The cost of making an impact on climate
Canada-Germany study shows $100 billion annual goal is close — but UN puts figure at $4-6 trillion
- Written by Banking Exchange staff
Global climate finance and investment is approaching $100 billion a year, the target set as part of the 2015 Paris Agreement, according to a new report published jointly by Canada and Germany.
The report found that $83.3 billion was mobilized through impact investment projects and other investment methods to help developing countries “combat and adapt to climate change”, based on OECD quoted in a joint statement from the two countries.
However, a separate report from the United Nations has put the required figure for achieving the goals of the Paris Agreement at $4-6 trillion a year.
“As the world confronts the rising impacts of climate change, it is more vital than ever for developed countries to make good on their commitments on climate finance, and to provide developing countries the resources to fight climate change, and cope with its consequences,” said Steven Guilbeault, Canada’s minister of environment and climate change.
Jennifer Morgan, Germany’s state secretary and special envoy for international climate action, added that, although the report “shows the richness of activities happening, it is clear that more action is needed”.
She highlighted the need for more adaptation finance to help economies prepare for the effects of rising global temperatures. At the COP26 conference last year, countries pledged to double the amount of money for adaptation finance.
“As a group of contributors, but also as shareholders of multilateral development banks, we need to continue to work together to push for more climate ambition in the global financial system,” Morgan said.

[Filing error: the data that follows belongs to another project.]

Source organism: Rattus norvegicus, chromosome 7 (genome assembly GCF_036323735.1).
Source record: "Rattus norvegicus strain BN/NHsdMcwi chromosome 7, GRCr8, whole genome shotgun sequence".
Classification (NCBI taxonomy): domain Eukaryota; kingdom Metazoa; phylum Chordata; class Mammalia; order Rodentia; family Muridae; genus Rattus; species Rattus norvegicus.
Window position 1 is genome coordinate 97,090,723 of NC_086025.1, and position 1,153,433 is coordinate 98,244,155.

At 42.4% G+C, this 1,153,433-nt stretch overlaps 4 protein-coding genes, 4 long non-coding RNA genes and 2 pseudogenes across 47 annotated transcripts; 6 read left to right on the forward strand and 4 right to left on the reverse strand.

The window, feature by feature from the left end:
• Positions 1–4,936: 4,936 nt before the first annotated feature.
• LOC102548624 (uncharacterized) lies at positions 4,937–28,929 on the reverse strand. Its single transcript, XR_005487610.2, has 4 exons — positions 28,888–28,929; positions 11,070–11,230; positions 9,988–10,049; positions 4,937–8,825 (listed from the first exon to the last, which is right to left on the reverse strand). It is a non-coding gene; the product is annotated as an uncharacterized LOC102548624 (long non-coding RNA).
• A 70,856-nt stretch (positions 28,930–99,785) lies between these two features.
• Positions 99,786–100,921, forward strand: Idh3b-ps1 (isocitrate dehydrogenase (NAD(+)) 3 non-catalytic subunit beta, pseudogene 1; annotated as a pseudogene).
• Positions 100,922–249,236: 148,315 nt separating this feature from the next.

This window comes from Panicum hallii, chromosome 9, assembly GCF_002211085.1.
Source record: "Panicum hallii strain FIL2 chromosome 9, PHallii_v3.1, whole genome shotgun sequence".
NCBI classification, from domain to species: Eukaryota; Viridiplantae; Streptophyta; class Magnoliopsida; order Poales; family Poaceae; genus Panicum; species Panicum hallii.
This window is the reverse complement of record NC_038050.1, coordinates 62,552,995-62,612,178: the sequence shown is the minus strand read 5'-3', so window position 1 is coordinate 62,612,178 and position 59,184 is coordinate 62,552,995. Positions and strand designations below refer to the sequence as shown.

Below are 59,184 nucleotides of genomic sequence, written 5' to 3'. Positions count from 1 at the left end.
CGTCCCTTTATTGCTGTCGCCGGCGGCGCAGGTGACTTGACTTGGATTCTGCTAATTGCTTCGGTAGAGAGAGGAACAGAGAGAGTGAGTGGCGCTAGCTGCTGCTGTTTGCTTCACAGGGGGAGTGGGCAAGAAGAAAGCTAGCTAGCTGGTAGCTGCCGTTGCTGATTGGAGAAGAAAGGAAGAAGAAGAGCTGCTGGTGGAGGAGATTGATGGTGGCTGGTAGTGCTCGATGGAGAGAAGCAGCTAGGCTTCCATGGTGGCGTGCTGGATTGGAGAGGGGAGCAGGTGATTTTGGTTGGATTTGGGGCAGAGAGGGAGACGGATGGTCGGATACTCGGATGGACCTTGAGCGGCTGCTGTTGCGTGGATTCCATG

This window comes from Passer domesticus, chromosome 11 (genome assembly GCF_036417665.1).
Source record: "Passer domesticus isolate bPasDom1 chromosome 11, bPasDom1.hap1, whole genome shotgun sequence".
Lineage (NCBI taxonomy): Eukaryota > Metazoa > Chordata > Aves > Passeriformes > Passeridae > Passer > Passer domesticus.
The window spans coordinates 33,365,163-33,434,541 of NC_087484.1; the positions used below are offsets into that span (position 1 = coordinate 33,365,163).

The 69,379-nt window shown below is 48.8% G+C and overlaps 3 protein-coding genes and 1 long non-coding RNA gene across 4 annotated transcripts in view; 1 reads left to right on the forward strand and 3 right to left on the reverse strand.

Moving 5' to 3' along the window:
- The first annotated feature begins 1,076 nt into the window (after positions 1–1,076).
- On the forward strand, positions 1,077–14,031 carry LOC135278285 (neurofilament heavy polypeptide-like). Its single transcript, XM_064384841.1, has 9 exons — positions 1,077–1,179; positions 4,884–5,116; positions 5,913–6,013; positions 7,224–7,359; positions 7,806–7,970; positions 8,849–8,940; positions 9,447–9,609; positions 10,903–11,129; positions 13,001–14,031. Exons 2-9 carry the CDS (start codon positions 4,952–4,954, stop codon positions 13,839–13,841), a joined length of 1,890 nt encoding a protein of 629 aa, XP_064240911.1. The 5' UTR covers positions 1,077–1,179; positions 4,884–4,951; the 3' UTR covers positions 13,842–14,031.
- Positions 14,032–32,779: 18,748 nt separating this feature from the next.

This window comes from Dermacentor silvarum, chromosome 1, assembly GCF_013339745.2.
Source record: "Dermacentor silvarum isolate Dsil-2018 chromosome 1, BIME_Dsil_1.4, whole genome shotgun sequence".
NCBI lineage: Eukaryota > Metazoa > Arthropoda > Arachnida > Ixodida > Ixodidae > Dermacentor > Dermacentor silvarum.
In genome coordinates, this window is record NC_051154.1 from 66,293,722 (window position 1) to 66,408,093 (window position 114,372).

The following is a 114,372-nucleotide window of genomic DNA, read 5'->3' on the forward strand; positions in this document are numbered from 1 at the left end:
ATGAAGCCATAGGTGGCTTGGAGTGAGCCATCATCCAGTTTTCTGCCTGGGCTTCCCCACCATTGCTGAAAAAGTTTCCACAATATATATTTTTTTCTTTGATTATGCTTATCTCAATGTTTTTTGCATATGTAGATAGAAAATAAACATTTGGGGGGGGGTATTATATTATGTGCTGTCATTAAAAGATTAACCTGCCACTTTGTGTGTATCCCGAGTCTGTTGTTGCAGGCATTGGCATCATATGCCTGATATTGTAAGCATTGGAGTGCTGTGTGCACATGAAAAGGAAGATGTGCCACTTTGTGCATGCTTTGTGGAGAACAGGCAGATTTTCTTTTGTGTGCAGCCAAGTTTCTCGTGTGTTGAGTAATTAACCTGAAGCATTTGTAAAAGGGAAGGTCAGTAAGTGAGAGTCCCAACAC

The report makes four key recommendations for national governments signed up to the Paris Agreement. These include enhancing transparency around climate finance, reducing barriers to access, and improving the mobilization of private capital.
The three nations also called for “multilateral development banks to increase and improve climate finance”.
The research coincided with a similar report from the UN, which warned that the current trajectory of greenhouse gas emissions puts the world on course for an average temperature rise well in excess of the 1.5˚C maximum specified by the Paris Agreement.
The UN report estimated that a “global transformation to a low-carbon economy is expected to require investments of at least $4-6 trillion a year”. While this was a “relatively small” percentage of total global financial assets, at was “significant in terms of annual resources needed”.
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